If you’ve seen 1987’s The Princess Bride as many times as I have it will be easy for you to recall that after Westley surrenders to Prince Humperdinck and Count Rugen at the Fire Swamp, he is taken to be tortured in the Pit of Despair. Inside, Count Rugen has a contraption that drains the life out of his victims and he uses it on Westley. It brings him to tears because it’s so gnarly.
After Princess Buttercup calls Prince Humperdinck a coward, the Prince runs down into the Pit and turns the device all the way up, essentially killing Westley. At least until Miracle Max’s services bring him back from mostly death.
In the novel, released in 1973, this whole sequence has a lot more details about back stories of the Count and Westley. As part of Dread Pirate Roberts training or whatever, Westley has developed an ability to “take his mind away” during extremely painful experiences. This is described as kind of a meditative practice where he disappears into pleasant thought and does not feel pain. The Count begins with common tortures because he’s writing a definitive text book on pain. It’s only when he discovers that Westley is super resistant to his normal methods that he brings out The Machine.
I saw the film when it first came out and immediately read the book. Around this time I was undergoing a ton of very painful dental work and frequent hospitalizations for asthma. Little kids don’t do so well with pain. I don’t know why I tried it for the first time, but I started to do a primitive meditation based on what I’d read in the book. For a while it worked pretty well. Usually it brought down my anxiety before whatever actual anesthetic or analgesic kicked in.
The negative of this practice is that it usually turns my attention down while I’m visualizing something that makes me happy (which is usually this extremely detailed imaginary library in the middle of a giant tree; who knows where I go that from?). If you’re in a Dr.’s office without much else to do, this isn’t a problem. Years later when I started practicing martial arts, Yoga, and later Crossfit, I noticed that I would sometimes slip into this weird emotionless, slightly stoney state of mind when things got uncomfortable.
In these practices there are certainly times where you want to push through discomfort, but the softening of focus caused me to slip into bad habits and poor form. For about six months I really upped the escapism by working out incredibly stoned. Some people swear by it, but I just never had any good results. Most of the exercise I did high was yoga or calisthenic movement type stuff (AKA touch butt). It fucked with my proprioception and made balancing postures extremely hard to do.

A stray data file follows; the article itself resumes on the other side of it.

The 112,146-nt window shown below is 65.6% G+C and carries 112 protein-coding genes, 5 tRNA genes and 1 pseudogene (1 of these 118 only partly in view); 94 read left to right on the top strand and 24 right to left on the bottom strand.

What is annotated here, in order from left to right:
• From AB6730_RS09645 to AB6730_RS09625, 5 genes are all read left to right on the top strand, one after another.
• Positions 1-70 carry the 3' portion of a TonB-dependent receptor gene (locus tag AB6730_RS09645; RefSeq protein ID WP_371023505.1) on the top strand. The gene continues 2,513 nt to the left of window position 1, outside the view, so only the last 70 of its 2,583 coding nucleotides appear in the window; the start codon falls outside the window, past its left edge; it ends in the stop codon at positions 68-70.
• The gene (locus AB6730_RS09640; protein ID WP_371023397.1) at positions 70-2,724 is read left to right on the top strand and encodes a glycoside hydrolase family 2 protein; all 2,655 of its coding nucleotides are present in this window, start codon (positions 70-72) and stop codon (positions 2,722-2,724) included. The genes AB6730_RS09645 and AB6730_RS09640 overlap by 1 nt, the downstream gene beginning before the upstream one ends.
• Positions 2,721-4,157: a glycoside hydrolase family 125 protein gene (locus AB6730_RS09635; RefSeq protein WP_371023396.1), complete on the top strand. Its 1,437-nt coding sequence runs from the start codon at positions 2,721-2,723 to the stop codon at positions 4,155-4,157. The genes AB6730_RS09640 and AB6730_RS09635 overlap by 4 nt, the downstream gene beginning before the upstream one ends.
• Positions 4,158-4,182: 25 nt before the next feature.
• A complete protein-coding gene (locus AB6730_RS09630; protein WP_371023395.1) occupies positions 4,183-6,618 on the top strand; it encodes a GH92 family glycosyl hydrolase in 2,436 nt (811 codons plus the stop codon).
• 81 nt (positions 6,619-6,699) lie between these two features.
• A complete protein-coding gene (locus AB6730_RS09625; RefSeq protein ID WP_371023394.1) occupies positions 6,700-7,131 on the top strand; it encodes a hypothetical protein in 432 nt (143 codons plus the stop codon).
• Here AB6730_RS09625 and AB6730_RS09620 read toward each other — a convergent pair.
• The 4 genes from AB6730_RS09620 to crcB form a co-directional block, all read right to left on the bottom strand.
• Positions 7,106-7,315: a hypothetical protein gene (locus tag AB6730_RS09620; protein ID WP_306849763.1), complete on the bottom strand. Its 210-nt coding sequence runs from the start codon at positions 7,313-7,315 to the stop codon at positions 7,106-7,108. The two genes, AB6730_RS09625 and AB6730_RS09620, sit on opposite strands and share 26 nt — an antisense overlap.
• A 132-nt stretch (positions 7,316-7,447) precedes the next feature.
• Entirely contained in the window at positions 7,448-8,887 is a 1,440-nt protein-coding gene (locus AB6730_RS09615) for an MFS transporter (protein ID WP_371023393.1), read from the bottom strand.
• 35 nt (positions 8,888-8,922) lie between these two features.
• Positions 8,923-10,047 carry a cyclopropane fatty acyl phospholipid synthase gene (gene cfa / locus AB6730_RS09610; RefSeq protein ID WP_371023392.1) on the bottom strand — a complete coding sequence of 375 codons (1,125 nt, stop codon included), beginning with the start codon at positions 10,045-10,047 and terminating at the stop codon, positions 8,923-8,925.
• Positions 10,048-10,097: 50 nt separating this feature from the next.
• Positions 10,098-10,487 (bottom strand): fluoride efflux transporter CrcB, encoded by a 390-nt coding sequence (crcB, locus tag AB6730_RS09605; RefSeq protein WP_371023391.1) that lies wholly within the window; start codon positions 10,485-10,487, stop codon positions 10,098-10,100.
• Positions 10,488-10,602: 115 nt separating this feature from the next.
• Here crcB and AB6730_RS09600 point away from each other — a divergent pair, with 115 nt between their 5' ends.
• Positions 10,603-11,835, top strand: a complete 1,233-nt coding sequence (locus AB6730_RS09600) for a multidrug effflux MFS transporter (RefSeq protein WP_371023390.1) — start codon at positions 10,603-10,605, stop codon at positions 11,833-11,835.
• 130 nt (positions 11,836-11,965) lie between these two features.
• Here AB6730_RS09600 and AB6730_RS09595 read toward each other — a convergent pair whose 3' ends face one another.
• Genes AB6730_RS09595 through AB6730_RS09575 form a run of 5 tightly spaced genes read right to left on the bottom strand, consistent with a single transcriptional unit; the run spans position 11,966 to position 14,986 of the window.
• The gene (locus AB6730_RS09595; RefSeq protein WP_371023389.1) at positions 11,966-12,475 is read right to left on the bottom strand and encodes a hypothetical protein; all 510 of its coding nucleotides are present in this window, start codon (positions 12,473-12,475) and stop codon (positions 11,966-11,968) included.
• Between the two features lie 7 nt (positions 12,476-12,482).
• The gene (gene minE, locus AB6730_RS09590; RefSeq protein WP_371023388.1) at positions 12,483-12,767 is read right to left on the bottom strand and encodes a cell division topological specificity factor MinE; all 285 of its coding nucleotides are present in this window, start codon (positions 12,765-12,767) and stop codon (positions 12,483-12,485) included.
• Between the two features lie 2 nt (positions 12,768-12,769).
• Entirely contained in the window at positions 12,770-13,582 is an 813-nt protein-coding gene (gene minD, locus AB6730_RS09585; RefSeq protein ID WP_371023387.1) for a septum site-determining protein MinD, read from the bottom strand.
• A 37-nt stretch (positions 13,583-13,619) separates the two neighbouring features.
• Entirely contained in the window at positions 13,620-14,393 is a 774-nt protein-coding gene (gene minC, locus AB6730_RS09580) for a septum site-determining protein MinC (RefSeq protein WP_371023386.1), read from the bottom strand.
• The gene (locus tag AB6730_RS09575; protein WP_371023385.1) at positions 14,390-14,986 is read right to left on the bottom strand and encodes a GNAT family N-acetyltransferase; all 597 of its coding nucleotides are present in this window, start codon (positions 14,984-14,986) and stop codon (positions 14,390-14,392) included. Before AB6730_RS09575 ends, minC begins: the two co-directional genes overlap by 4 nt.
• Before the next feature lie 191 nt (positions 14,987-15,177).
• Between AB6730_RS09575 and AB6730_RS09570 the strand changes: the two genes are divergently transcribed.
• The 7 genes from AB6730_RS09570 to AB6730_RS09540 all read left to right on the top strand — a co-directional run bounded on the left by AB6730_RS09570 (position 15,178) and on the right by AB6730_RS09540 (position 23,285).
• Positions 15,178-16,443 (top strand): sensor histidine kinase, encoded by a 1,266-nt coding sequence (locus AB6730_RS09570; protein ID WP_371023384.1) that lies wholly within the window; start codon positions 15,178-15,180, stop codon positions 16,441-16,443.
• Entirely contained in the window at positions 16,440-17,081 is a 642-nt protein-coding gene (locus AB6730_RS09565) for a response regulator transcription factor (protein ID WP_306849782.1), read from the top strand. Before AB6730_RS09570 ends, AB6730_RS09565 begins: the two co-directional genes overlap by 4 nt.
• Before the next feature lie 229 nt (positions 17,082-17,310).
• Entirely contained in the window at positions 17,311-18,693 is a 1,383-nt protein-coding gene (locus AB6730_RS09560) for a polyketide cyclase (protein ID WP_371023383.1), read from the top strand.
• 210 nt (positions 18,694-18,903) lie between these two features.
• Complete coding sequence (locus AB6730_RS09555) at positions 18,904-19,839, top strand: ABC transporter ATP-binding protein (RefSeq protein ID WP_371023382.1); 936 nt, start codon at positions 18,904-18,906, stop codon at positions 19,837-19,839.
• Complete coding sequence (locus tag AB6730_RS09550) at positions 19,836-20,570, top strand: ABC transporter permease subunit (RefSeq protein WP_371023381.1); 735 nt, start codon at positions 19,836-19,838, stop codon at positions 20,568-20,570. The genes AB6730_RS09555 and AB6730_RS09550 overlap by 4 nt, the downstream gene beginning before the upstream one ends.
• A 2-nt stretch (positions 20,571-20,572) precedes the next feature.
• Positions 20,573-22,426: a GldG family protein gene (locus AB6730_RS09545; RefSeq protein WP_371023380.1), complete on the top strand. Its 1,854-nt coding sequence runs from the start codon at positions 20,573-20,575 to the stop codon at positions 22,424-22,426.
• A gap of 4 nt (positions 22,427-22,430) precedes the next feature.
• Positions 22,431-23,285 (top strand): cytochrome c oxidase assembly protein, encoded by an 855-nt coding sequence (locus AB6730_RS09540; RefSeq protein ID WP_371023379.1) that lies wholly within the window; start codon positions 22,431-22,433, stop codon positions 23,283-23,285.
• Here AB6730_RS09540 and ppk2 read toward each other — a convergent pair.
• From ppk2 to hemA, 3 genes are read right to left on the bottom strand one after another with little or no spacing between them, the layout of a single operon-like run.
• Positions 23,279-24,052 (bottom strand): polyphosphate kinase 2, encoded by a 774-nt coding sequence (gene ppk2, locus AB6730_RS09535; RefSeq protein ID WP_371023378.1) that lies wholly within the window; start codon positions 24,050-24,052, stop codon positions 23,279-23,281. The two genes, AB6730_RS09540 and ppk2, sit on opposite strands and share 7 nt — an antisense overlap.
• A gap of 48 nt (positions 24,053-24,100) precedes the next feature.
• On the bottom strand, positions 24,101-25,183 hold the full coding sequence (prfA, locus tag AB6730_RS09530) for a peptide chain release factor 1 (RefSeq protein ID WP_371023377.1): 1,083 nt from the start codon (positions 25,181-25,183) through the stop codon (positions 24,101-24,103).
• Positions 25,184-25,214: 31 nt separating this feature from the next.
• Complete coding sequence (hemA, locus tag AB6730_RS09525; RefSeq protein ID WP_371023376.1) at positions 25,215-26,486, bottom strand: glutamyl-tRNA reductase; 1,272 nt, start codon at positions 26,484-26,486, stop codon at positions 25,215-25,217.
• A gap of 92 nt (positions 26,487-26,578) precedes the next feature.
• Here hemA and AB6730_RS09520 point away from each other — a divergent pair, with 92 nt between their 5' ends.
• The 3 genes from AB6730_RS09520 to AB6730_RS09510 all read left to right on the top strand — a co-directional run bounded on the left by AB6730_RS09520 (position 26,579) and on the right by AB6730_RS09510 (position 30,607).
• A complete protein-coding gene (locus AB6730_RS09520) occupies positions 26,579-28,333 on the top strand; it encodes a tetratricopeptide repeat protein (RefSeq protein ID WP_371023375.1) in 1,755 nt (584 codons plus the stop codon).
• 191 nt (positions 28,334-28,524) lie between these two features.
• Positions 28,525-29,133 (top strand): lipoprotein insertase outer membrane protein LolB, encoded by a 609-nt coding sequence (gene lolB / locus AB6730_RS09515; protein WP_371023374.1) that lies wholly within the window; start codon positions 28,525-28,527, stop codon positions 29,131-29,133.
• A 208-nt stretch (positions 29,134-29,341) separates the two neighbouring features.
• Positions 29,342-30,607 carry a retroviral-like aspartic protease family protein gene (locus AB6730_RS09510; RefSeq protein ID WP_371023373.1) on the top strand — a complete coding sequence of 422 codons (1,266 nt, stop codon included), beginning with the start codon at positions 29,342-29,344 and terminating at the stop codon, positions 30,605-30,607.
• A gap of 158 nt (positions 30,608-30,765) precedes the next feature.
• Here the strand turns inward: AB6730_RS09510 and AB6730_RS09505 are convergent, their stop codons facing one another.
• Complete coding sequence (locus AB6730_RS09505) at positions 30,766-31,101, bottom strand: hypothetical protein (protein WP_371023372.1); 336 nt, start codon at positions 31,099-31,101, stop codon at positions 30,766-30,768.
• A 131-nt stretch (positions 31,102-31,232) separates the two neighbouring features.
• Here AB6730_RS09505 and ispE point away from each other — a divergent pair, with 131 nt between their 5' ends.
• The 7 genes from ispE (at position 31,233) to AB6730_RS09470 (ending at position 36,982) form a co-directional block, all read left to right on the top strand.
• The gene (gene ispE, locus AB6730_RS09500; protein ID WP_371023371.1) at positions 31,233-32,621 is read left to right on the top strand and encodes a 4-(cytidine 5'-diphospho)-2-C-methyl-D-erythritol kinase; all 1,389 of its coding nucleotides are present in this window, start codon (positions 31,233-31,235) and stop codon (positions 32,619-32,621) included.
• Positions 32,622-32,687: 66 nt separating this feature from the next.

I stopped smoking weed before exercising because I took a few days off from the Devil’s Cabbage and was suddenly able to do a pretty decent headstand. After the class the teacher told me I seemed way more present, I looked “healthy in my eyes,” and had really made progress in class. Maybe those Stoner Sloth commercials had a point. I certainly seem to be better at exercise when I’m not fucked up. To many, this seems obvious. I always have to learn the obvious through experience.
My use of performance diminishing drugs and meditation have the same aim: numbness. Sometimes numbing is great. Like when you get a tooth drilled or don’t want to think about your day job. A lot of times it keeps you from learning from the edge and the pain that’s found there.
What I’ve been up to lately is a new type of visualization. If I feel myself checking out, I take a hard deep inhale and think about the most uncomfortable aspect of what I’m doing, or a related fear. For instance, today I was doing this workout that involved five rounds of power snatching a barbell for 10 reps and then running 200 meters. In the second round I found myself trying to escape the discomfort, so I breathed deep and focused on the perturbations.
I thought about the bar crashing down on me. I thought about my lungs burning. By the fifth and final round, I was moving faster than I did in the first half. The trick here is not to think about failure. You want to visualize yourself as a winner, not a loser, but you need to keep the consequences and cost in focus.
My Princess Bride meditation could probably serve a purpose on occasion, but it is not good to get in the habit of avoiding adversity. It’s what makes you better. It keeps you from getting soft.
One of the things I don’t usually enjoy about the Yoga scene here in California is that it’s almost completely oriented to positive thinking and loving yourself. There’s a time to think fiercely and sometimes you don’t deserve unconditional love from yourself because you’v been acting like a chump. Unconditional love is not endogenous, it’s something you get from Jesus or your mom
In modern Yoga you rarely hear anything about the dark side, and they even have a cool goddess to represent it, Kali. She is the manifestation of devastating energy and change, complete and total chaos. Yet whenever some Lululemon flake mentions her, she’s “a badass lady.” What the fuck? How badly can you miss the point? This is not a feminist icon, this is a representation of divine horror. If Kali were to appear in front of you, it would not be like seeing Charlize Theron in Fury Road. It would drive you mad, like an H.P. Lovecraft story.
This is the energy that drives you. It’s Nietszchean. It’s exactly like that scene in Fight Club where Tyler Durden gives the narrator a chemical burn. The best moments in your life are when you’re pushing yourself. Don’t miss them.